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Even with few U.S. cases, coronavirus fears spark restaurant business downturn

Restaurant stocks plunged this week and operators urged consumers to keep visiting so they can remain in business.
Photograph: Shutterstock

Although there were just 59 confirmed coronavirus cases in the U.S. as of Friday, fears of the virus’s spread are already having an impact on the restaurant industry.

Mounting concern that COVID-19 will become a pandemic sent stocks plunging this week at their steepest rates since the global recession more than a decade ago.

Investors hammered restaurant stocks in the process, with stock prices for full-service chains more likely to decline as investors fretted about the respiratory virus’s potential impact on dine-in traffic among consumers who may be quarantined or seek to avoid congregating.

Outback Steakhouse owner Bloomin’ Brands stock dropped 24%. Darden Restaurants, Olive Garden’s parent, fell 20% this week. And Chili’s Grill & Bar owner, Brinker International, saw its stock decline 16%.

Investors were less bearish on delivery companies. Domino’s Pizza slid just 8%, and the backers of third-party delivery service DoorDash felt confident enough to submit registration documents for an initial public offering.

Though some investors believe there might be an uptick in delivery during an outbreak, some limited-service chains also saw stock price dips, including Chipotle Mexican Grill (down 19%), KFC owner Yum Brands (down 14%) and Restaurant Brands International, owner of Burger King (down 11%).

In the early days of the coronavirus spread, much of the economic concern in the U.S. was felt by chains with a large presence in China, such as Yum China and Starbucks, which recently disclosed it had been forced to shutter half of its restaurants there because of the disease.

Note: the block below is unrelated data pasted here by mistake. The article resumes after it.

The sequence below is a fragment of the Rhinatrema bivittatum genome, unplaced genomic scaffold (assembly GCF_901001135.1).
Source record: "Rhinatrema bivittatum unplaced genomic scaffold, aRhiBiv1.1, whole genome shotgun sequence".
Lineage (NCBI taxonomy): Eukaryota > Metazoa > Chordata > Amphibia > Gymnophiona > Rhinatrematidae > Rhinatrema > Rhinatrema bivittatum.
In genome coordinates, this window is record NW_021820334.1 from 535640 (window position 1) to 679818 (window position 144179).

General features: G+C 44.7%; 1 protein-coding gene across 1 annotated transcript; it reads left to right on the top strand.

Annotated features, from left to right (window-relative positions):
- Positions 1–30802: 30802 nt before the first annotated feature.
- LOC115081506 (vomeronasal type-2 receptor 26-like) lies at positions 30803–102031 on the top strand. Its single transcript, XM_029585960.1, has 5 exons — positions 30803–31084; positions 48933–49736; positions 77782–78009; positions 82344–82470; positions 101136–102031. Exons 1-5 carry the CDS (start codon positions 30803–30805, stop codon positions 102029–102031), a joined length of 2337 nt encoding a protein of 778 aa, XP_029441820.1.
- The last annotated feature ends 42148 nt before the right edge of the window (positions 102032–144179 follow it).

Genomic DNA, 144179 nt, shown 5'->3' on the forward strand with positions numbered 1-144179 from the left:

This week, however, Starbucks CEO Kevin Johnson said 85% of the coffee giant’s China locations were open.

Although the virus has yet to have a significant impact on U.S. communities, some smaller operators are feeling an economic hit. Most affected are restaurants in areas with large Asian populations and in Chinatowns in major cities such as San Francisco and Chicago.

Rep. Judy Chu, D-Calif., chairwoman of the Congressional Asian Pacific American Caucus, said Friday that business had fallen 50% at the restaurants in her district outside Los Angeles, according to media reports.

And Rep. Grace Meng, D-N.Y., said restaurants have been forced to close in her largely Asian-American district in Queens due to lack of business stoked by virus fears.

San Francisco restaurant Nightbird, whose chef, Kim Alter, was named a James Beard semifinalist earlier in the week, took to Twitter to note that one-third of the tasting menu spot’s reservations had cancelled, saying they were afraid to come to the city because of a “coronavirus alert.”

Earlier this week, San Francisco’s mayor declared a state of emergency to prepare the city for potential spread of the virus, spurring the city’s restaurant association to encourage consumers to continue to patronize restaurants and bars there.

“As restaurant owners and chefs, we always follow the stringent Department of Public Health regulations … from hand-washing, to food safety, to encouraging employees not to come to work,” the Golden Gate Restaurant Association said in a statement. “We want to reiterate that our restaurants and bars remain open for business and need your support.”

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